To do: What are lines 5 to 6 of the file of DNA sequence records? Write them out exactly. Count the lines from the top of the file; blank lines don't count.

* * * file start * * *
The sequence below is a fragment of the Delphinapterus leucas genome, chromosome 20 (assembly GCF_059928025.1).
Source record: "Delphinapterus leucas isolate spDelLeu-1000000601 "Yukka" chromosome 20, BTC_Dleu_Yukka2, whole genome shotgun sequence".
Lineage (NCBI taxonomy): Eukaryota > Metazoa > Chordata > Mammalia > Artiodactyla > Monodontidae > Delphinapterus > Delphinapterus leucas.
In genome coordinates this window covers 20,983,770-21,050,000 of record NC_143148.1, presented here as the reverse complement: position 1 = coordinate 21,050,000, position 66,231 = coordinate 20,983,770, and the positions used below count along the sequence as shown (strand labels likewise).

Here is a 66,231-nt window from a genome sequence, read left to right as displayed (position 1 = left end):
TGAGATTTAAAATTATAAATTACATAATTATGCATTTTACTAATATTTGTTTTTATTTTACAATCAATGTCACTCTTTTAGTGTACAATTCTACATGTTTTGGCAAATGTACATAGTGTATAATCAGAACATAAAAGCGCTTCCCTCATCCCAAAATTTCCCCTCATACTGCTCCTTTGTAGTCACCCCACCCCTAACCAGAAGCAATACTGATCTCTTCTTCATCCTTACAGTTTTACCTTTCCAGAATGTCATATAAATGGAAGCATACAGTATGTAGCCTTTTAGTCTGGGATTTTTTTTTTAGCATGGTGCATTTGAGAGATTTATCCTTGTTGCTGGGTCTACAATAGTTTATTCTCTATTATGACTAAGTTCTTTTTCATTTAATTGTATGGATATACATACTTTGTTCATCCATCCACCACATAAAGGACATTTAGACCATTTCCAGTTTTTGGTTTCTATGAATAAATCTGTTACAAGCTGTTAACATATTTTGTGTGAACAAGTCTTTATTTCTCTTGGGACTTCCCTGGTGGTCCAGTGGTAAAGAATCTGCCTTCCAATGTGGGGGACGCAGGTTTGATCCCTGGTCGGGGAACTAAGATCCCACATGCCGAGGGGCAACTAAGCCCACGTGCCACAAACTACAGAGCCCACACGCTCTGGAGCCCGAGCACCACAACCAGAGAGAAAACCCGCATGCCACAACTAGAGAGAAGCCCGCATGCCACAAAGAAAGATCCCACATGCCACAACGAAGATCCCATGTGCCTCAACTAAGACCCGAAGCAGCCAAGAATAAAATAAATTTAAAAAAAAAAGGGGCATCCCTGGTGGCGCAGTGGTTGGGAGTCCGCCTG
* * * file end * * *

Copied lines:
Here is a 66,231-nt window from a genome sequence, read left to right as displayed (position 1 = left end):
TGAGATTTAAAATTATAAATTACATAATTATGCATTTTACTAATATTTGTTTTTATTTTACAATCAATGTCACTCTTTTAGTGTACAATTCTACATGTTTTGGCAAATGTACATAGTGTATAATCAGAACATAAAAGCGCTTCCCTCATCCCAAAATTTCCCCTCATACTGCTCCTTTGTAGTCACCCCACCCCTAACCAGAAGCAATACTGATCTCTTCTTCATCCTTACAGTTTTACCTTTCCAGAATGTCATATAAATGGAAGCATACAGTATGTAGCCTTTTAGTCTGGGATTTTTTTTTTAGCATGGTGCATTTGAGAGATTTATCCTTGTTGCTGGGTCTACAATAGTTTATTCTCTATTATGACTAAGTTCTTTTTCATTTAATTGTATGGATATACATACTTTGTTCATCCATCCACCACATAAAGGACATTTAGACCATTTCCAGTTTTTGGTTTCTATGAATAAATCTGTTACAAGCTGTTAACATATTTTGTGTGAACAAGTCTTTATTTCTCTTGGGACTTCCCTGGTGGTCCAGTGGTAAAGAATCTGCCTTCCAATGTGGGGGACGCAGGTTTGATCCCTGGTCGGGGAACTAAGATCCCACATGCCGAGGGGCAACTAAGCCCACGTGCCACAAACTACAGAGCCCACACGCTCTGGAGCCCGAGCACCACAACCAGAGAGAAAACCCGCATGCCACAACTAGAGAGAAGCCCGCATGCCACAAAGAAAGATCCCACATGCCACAACGAAGATCCCATGTGCCTCAACTAAGACCCGAAGCAGCCAAGAATAAAATAAATTTAAAAAAAAAAGGGGCATCCCTGGTGGCGCAGTGGTTGGGAGTCCGCCTG